For more information, see:

Click here to view an Actionset. Allergies: Avoiding indoor triggers.
Click here to view an Actionset. Allergies: Avoiding outdoor triggers.

Manage symptoms

If avoiding allergens does not relieve your symptoms or is not possible, you:

  • May try taking over-the-counter allergy medicines such as chlorpheniramine (Chlor-Trimeton, for example), diphenhydramine (Benadryl, for example), or loratadine (Claritin, for example) to relieve symptoms. Don't give antihistamines to your child unless you've checked with the doctor first.
  • Treat a stuffy nose by using decongestants or cleaning your nasal passages with saline solution (salt water). Don’t give decongestants to a child younger than 2 unless you’ve checked with the doctor first. If your child’s doctor tells you to give a medicine, be sure to follow what he or she tells you to do.
  • May be able to prevent or manage mild sinus infections by keeping the air in your home moist and drinking plenty of liquids.

It is helpful to track your symptoms and how they affect you, such as when they keep you from sleeping, make it difficult to concentrate, or make you sleepy. Also track your allergens and how long after exposure to them you develop symptoms. This information will help your doctor prevent and treat the problem. You can keep a symptom diary(What is a PDF document?) to track this information.

Medications

Treatment for allergic rhinitis usually starts with over-the-counter medicines. These include antihistamines, decongestants, and eyedrops.

If over-the-counter medicines don't work or cause bothersome side effects, such as drowsiness or decreased coordination, your doctor may prescribe medicine. Options include:

  • Antihistamines that don't make you sleepy (non-sedating). They generally are very effective in relieving sneezing, runny nose, itching, and watery eyes. They also come in a form with a decongestant to help relieve a stuffy nose.
  • Eyedrops, if you have redness, itching, and watery eyes. Eyedrops can be prescription or over-the-counter and may contain an antihistamine or decongestant.
  • Nasal corticosteroid sprays, which you may use with antihistamines. These sprays may reduce all symptoms of allergic rhinitis and are considered the most effective treatment for most people. They start working quickly, but it may be several weeks before you get the full effect.

Your doctor may suggest other medicines if these do not work or in special cases, such as if you are pregnant. These include:

  • Leukotriene modifiers, which can relieve a stuffy nose, itching and sneezing, and a runny nose.
  • Cromolyn sodium, which may reduce sneezing, nasal discharge, a stuffy nose, and eye irritation. Children and pregnant women often use cromolyn because it is very safe.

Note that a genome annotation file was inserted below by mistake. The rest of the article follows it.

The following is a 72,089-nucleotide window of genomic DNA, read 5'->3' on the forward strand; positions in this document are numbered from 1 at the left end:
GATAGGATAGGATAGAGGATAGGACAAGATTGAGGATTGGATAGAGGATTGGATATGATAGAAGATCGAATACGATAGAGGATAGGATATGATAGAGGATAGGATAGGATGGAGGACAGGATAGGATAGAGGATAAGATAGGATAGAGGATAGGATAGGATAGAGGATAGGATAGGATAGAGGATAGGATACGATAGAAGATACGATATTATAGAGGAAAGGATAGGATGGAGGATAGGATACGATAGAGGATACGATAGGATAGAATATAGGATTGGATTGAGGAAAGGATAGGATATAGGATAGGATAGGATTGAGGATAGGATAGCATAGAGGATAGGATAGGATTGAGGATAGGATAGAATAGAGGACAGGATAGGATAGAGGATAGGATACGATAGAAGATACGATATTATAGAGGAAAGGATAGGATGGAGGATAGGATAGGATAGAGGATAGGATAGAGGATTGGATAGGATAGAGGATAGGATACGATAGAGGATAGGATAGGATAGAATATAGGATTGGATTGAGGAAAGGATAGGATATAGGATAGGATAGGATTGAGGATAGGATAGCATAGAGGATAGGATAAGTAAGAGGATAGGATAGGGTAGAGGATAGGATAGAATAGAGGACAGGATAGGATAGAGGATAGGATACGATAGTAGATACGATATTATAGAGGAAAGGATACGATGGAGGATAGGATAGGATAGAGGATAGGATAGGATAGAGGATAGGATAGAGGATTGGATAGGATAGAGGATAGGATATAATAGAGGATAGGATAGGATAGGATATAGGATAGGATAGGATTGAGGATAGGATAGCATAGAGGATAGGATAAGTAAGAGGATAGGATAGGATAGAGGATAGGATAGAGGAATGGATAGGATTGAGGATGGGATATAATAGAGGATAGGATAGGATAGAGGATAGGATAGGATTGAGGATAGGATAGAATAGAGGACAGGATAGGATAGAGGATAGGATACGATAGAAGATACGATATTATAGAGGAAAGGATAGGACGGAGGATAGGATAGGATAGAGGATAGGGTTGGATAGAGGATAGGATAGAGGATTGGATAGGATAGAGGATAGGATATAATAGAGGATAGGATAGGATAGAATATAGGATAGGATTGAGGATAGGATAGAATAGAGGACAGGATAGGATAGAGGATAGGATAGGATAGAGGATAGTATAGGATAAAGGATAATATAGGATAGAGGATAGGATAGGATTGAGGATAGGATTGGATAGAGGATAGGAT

• Ipratropium bromide, which can relieve a runny nose.

Pregnant women and children

Your symptoms may be worse if you are pregnant. Although you and the baby (fetus) are not in danger, allergic rhinitis can make your asthma and sinusitis worse. It is important to discuss this with your doctor, as some medicines might be better for you and your baby than others.

Treating children with medicine may be more difficult than treating adults because of the possible side effects. Some medicines also may not be approved for treating children. Check with the doctor before giving antihistamines or decongestants to your child. Experts say not to give decongestants to children younger than 2.

What to think about

Some people begin using over-the-counter medicines for allergic rhinitis before they see their doctors. These medicines can work well. But people with other medical problems, older adults, children, women who are pregnant or breast-feeding, and people with more than occasional mild symptoms should see a doctor before starting self-treatment.

You may want to think about using different medicines at different times of the day. For example, during the day, it may be important to avoid the drowsiness that some antihistamines cause. But if you are at home in the evening and this side effect is not a concern, you can think about using a low-cost, over-the-counter antihistamine. You may also try a combination of medicines to relieve all of your symptoms. Talk with your doctor about which symptoms are most important for you to treat and which medicines may work best for you.

Most non-sedating antihistamines are taken only once a day.

If you do not take your medicine, your symptoms may return or get worse. It can be helpful to explain to children why they are taking medicine and how it can help them, as well as what side effects may occur.

You may use medicine daily for quick relief of symptoms that occur suddenly or are getting worse. Or you may use it in advance if you know you may breathe an allergen. For example, if you have severe pollen allergies, your doctor may suggest you start using a corticosteroid spray 1 to 2 weeks before the pollen season starts.

Omalizumab (Xolair) is a medicine approved by the U.S. Food and Drug Administration (FDA) for use in allergic asthma. Studies have shown that it works well to reduce nasal symptoms of allergic rhinitis, such as sneezing and an itchy, runny, or stuffy nose.2 Some doctors may prescribe omalizumab for allergic rhinitis (unlabeled use). But it's not known if omalizumab works as well as nasal steroids. And it is very expensive.

Surgery

Although surgery does not cure allergic rhinitis, you may need it to fix a physical defect of the nose or sinuses. Problems such as these can make allergic rhinitis more difficult to treat. You and your doctor should not consider surgery unless other treatments have failed.

Possible surgeries include:

  • Endoscopic surgery on your nose to correct a crooked nose (deviated nasal septum) or remove noncancerous (benign) nasal polyps. For information on nasal endoscopic surgery, see the topic Sinusitis.